#HiddenServiceDir /var/lib/tor/hidden_service/
#HiddenServicePort 80 127.0.0.1:80

The hidden services section should now look like this.

############### This section is just for location-hidden services ###
## Once you have configured a hidden service, you can look at the
## contents of the file ".../hidden_service/hostname" for the address
## to tell people.
##
## HiddenServicePort x y:z says to redirect requests on port x to the
## address y:z.
HiddenServiceDir /var/lib/tor/hidden_service/
HiddenServicePort 80 127.0.0.1:80
#HiddenServiceDir /var/lib/tor/other_hidden_service/
#HiddenServicePort 80 127.0.0.1:80
#HiddenServicePort 22 127.0.0.1:2

Restart Tor

sudo service tor restart

And check the Tor status

sudo systemctl status tor

Tor status

Couple of files should have generated by Tor. First is a hostname file. Open it up to get your .onion address.

sudo cat /var/lib/tor/hidden_service/hostname

My file contained 6ad4242dqvoc7e7jgh5laivs2fs7l4u2ej2gscaxtc5wbxlskow4vqd.onion. Your file should contain something similar. The other file is a private and public key. Open it up and take a look.

sudo ls -lrt /var/lib/tor/hidden_service/

Tor dir

With these files two files you can move your server to a new machine if eventually necessary. Copy these file and keep them secure.

Nginx

nginx is a good web server for this project. Install Nginx.

sudo apt-get install nginx

Your server should be running a firewall. I recommend the Uncomplicated Firewall (UFW). If you need help with UFW, check out, A Guide to the Uncomplicated Firewall (UFW) for Linux. The following command will allow HTTP traffic.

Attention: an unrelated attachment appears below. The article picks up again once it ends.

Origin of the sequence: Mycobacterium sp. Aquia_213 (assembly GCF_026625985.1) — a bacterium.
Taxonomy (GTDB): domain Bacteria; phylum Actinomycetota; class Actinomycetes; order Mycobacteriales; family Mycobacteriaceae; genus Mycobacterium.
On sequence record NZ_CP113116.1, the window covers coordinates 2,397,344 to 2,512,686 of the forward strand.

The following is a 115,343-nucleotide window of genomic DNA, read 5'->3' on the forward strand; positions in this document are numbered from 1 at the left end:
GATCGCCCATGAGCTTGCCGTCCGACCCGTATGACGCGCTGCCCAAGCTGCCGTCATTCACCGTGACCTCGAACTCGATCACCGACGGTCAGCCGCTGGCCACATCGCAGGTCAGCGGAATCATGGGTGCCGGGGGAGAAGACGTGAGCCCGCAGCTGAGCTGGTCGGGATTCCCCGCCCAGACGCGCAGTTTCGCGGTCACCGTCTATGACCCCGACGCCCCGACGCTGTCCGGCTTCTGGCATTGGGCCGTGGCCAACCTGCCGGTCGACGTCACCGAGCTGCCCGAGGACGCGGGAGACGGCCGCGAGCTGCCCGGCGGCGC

sudo ufw allow 'Nginx HTTP'

Visit your server’s IP address to verify that the web server is operational.

If things are working correctly, remove this rule. Then reload the firewall.

sudo ufw deny 'Nginx HTTP'
sudo ufw reload

nginx.conf

Edit the main Nginx configuration file to disable undesirable information sharing.

sudo vi /etc/nginx/nginx.conf

Inside the http block add the following

server_name_in_redirect off;
server_tokens off;
port_in_redirect off;

Then restart the Nginx server.

sudo systemctl restart nginx

Web Server Root Directory

Make a directory to hold our files for the web server.

sudo mkdir /var/www/dark_web

Make and edit an index.html file for your site.

sudo vi /var/www/dark_web/index.html

Inside just put anything. We don’t need actual html, just something kinda unique for right now.

Welcome to my dark web page

Set the permissions so that Nginx can access the files.

sudo chmod 755 /var/www/dark_web

Remove Nginx Default

Remove the default site.

sudo rm /etc/nginx/sites-enabled/default
sudo rm /etc/nginx/sites-available/default

Add Available Site

Make a new site in the sites-available directory.

sudo vi /etc/nginx/sites-available/dark_web

Inside add the following replacing the root and server_name values for your instance.

server {
	listen 127.0.0.1:80;
	root /var/www/dark_web/;
	index index.html;
	server_name 6ad4242dqvoc7e7jgh5laivs2fs7l4u2ej2gscaxtc5wbxlskow4vqd.onion;
}

Add this site the the site_enabled.

sudo ln -s /etc/nginx/sites-available/dark_web /etc/nginx/sites-enabled/

Then restart the Nginx server.

sudo systemctl restart nginx

Tor Browser

Open up your Tor Browser (you can download it here) and visit your .onion address that was generated earlier. If the system is properly operational then you will see the dummy index.html page that we made previously.

Conclusion

So now you have a site on the Dark Web. Any files in the /var/www/dark_web will be available online. If you use a static site generator this would be the folder to output to.